Star of the County Down

Arranged by William Hunt
Voicing: TTBB
Instrumentation: piano
Catalog number: AMP 0386
Price: $1.90

Star of the County Down

Editorial notes by Ray Wallace, D.A.

Well-known by many generations of traditional Irish music fans, the Star of the County Down has become even more widely popular with recent renditions by more internationally renowned performers such as Van Morrison, Sinead O'Connor, and the Chieftains.

The Star of the County Down, as the lyrics suggest, is Rosie McCann, the fairest (most beautiful) sweet colleen (young woman) in all of Ireland. Rosie lives in Banbridge, a small market town in County Down, one of the six counties in Northern Ireland. The town of Banbridge is located on the main road from Belfast to Dublin, and would have been a major market town when this piece was first performed. County Down, located on the northeastern coast of Ireland is perhaps most famous as the workplace for St. Patrick, the patron saint of Ireland. Patrick landed in Down in 432AD and died there in 461AD after completing missionary work. He is buried in Downpatrick, County Down.

While the piece certainly has Northern Irish roots, it is popular throughout all of Ireland. Rosie McCann is the most beautiful young woman in all of Ireland --from Bantry Bay in the South to the Derry Quay, a reference to Londonderry in the northernmost area of Ireland. The piece is performed in school orchestras, choirs, and in pubs throughout Ireland. In addition, it is a perennial favorite among Irish listeners at the various summer concerts held throughout the country; the Star of the County Down is performed by various accordion and flute marching bands, and in the various brass band concert series popular in Ulster. It is of course very popular in County Down!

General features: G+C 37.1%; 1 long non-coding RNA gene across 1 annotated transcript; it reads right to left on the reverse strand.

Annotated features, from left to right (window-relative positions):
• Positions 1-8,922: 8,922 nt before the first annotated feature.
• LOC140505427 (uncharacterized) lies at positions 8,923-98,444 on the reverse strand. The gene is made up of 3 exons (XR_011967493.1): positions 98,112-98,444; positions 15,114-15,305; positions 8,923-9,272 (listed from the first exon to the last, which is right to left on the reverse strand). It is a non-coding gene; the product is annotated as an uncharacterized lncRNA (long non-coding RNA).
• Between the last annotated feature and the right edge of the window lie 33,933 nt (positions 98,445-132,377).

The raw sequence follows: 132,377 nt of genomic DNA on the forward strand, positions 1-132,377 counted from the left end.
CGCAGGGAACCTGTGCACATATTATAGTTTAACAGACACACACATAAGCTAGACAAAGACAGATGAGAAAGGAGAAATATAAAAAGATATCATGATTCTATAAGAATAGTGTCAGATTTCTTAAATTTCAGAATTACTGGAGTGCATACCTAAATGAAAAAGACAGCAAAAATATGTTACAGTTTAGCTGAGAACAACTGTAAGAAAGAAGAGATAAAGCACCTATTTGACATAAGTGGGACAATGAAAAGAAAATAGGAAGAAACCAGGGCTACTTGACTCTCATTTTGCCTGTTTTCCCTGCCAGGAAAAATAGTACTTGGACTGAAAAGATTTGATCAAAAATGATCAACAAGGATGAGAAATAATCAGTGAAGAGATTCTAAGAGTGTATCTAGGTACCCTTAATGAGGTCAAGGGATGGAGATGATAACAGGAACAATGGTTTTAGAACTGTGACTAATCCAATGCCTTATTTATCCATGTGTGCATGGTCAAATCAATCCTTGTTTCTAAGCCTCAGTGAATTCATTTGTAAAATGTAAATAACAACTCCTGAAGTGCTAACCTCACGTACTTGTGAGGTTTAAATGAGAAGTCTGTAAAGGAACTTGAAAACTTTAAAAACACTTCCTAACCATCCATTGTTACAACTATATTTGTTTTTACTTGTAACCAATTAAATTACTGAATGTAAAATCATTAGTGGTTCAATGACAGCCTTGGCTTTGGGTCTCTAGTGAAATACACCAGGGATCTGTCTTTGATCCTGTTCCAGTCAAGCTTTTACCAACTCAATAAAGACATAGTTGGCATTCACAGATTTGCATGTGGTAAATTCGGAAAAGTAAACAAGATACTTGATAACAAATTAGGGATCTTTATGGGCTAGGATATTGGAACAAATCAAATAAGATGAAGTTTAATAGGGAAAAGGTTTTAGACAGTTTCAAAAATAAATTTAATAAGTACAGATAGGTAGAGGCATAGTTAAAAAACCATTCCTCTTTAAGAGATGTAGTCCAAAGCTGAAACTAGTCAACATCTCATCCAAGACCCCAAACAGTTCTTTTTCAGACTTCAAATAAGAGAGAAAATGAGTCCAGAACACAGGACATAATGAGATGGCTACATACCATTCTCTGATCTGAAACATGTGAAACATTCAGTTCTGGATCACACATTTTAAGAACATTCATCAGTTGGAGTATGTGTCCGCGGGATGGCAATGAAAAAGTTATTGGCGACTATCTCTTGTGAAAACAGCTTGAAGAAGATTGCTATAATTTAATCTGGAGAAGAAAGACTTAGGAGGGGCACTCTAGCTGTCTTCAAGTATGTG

As one of the finest examples of traditional Irish music from the north of Ireland, the Star of the County Down is widely known in several instrumental and vocal forms, and is sung with a number of textual variations. One variation of the tune is used with the sacred text 0, Sing a Song of Bethlehem, which appears in the Christmas section of many hymnals.

NOTE: Dr. Ray Wallace is a native of Belfast, Northern Ireland. He is currently Professor of English and Head of the Department of Language and Communication at Northwestern State University of Louisiana.

Click here to see a sample.

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